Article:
'MacGyver' Is The Pacifist, Science-Friendly Hero We Need

Who doesn't wish a paperclip could fix everything?


MacGyver was a television icon of his time — he could solve any problem with ingenuity and charm, like a Sherlock Holmes you’d actually want to hang out with. The show, which ran from 1985 to 1992, was so silly it might seem crazy to reboot – but we could really use a little MacGyvering these days.

If you’re under 30, you might know MacGyver primarily from your aunt’s inappropriate jokes, or maybe just from America’s aunts, Patty and Selma.

Number 1 MacGyver fans. 


But rebooting this ‘80s hero is not just about nostalgia this time. For all the goofiness and jokes that it spawned, all the things that made MacGyver popular resonate now more than ever.

Non-violent conflict resolution

Our modern fears involve terrorism and mass shootings in our schools, workplaces, homes, and leisure spots. There has to be something positive, and comforting, about the narrative that one can save oneself from a dangerous situation with creativity (and luck), rather than violence. It’s time to replace the “good guy with a gun” myth with a “good guy with some level-headed, rational thought” narrative.

MacGyver was a notably pacifist problem solver, and famously anti-gun. Seriously, the NRA hated him. It was vital to the whole set-up to show; since he couldn’t shoot his way out of a given situation, he had to MacGyver it. He once used a gun – as a wrench, after dismantling it, because that’s just how he rolls.

With the over saturation of gun violence on TV and in real life, it’s about time we get a pacifist action hero again. Often, even if our on screen heroes have a personal code against killing, they don’t have a code against beating the shit out of a dude. Overall, MacGyver was low on violence, and if the reboot doesn’t stay true to that, then it’s not really MacGyver. Now more than ever, we need a show that is not just without guns, but specifically anti-gun.

It’s totally pro-science

MacGyver may be remembered as an action hero, but he was also a huge nerd. He used his knowledge of hard sciences to engineer his signature escape moves, and the show took pains to be scientifically accurate. MacGyver is the antidote to every surly high schooler that’s ever said “but when am I going to use this?” Just as MacGyver was explicitly anti-gun, it was also explicitly pro-science.

R. D. Anderson

It’s not that television overall is anti-science right now, but an alarming amount of people are. There are citizens, and worse, politicians in the US who deny climate change, are anti-vaccine, think chemtrails are a thing, and all manner of other wrong shit that threatens public health, reproductive rights, and attempts to stem global warming. Basically, there are still adults out there that need to turn on their TVs and learn that problems can be solved based on a scientific understanding of the world we live in.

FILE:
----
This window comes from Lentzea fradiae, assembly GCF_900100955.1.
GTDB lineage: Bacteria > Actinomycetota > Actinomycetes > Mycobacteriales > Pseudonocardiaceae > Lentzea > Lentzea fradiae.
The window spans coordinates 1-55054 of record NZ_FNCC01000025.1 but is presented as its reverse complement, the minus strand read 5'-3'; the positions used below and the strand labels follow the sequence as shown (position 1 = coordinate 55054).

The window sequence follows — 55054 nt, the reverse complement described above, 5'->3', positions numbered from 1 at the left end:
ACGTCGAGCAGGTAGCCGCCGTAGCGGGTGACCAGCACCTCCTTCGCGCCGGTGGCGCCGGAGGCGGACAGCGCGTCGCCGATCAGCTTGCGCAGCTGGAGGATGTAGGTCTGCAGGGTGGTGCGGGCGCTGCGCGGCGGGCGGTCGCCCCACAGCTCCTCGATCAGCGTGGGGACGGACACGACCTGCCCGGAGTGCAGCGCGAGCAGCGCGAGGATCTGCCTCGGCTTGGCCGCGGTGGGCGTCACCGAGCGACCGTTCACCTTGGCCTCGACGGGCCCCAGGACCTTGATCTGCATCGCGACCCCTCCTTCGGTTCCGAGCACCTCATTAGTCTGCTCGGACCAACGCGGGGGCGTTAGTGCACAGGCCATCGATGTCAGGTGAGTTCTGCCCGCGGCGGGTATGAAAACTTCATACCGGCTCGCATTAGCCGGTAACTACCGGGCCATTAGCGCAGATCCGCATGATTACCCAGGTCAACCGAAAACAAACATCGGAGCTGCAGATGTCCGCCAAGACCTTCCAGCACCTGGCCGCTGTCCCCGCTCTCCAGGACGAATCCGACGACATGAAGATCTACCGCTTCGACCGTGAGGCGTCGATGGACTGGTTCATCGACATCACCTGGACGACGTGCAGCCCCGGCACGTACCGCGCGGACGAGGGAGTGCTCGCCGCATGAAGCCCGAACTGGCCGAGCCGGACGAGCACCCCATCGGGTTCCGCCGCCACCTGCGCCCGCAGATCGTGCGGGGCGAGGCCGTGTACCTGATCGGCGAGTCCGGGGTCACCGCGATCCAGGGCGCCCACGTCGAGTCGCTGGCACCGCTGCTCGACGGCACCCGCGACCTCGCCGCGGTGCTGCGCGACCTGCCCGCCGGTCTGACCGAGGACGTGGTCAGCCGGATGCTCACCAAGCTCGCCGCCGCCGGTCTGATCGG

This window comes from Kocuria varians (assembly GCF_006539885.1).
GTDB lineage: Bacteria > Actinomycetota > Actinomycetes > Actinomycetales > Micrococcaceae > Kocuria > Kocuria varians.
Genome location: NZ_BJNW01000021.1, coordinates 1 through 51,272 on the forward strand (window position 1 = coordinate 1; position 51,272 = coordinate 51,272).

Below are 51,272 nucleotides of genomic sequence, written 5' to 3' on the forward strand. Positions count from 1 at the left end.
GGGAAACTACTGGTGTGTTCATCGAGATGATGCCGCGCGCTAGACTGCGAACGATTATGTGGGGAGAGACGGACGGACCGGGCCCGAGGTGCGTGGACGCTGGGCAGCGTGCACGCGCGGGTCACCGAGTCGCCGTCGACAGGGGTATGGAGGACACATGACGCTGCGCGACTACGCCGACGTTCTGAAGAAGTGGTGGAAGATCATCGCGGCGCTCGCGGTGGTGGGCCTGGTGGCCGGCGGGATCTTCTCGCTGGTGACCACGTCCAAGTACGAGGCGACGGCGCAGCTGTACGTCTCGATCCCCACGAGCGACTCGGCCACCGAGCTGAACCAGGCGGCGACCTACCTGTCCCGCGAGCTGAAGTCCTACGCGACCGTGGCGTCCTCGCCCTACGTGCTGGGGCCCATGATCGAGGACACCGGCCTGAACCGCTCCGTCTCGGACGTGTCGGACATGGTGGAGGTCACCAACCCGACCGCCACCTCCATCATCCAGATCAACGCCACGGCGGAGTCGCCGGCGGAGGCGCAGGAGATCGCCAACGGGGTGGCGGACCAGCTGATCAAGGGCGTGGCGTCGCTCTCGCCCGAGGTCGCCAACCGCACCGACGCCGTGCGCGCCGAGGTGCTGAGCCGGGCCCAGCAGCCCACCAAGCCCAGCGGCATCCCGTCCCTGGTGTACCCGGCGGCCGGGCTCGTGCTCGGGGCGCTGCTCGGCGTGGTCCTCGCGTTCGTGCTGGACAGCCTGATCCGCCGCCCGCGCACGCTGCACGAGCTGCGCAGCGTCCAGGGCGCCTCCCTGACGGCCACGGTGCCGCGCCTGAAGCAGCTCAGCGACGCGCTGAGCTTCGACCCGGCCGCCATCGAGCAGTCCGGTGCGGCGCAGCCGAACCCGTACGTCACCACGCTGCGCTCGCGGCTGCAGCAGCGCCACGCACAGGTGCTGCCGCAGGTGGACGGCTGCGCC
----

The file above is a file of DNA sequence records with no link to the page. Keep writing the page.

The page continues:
I personally hope there’s an episode where he escapes from a situation involving a communicable disease, and his clever solution was having been appropriately vaccinated beforehand.

Deal with it. 


A modern take on masculinity

Hypermasculinity is out and MacGyver was ahead of the nonviolent, intellectual masculinity curve. No wonder aunts loved him. The new MacGyver series focuses his son, played by Lucas Till (X-Men: First Class), who bears a convincing resemblance to the original. and based on his role in the upcoming film Monster Trucks, he knows how to balance cheesiness with charm in a role that is goofy AF but ultimately delightful.

Just as original star Richard Dean Anderson was a heartthrob for Patty and Selma, Till is right out of the pages of Lisa’s Non-Threatening Boys Magazine. He’s a secret agent, but he looks like they recruited him from the farmer’s market. He looks like his hobbies are organic beekeeping and tutoring elementary schoolers. And it’s wonderful.

Hopefully the reboot takes MacGyver even further to wokeness and avoids sexist gaffes like this.

Pure escapism

Sure, we’ve been experiencing a trend toward higher-quality television in the past two decades, but escapism was the original draw of on screen entertainment, and always will be. Spend any time on social media, and you will sense the growing despair about the 2016 in general (not just because it’s the hottest on record ). There is definitely still a place for classic, dumb-but-fun escapism and there is no better than MacGyver, the cheesy show about literally escaping.

The new MacGyver premieres on CBS September 23.

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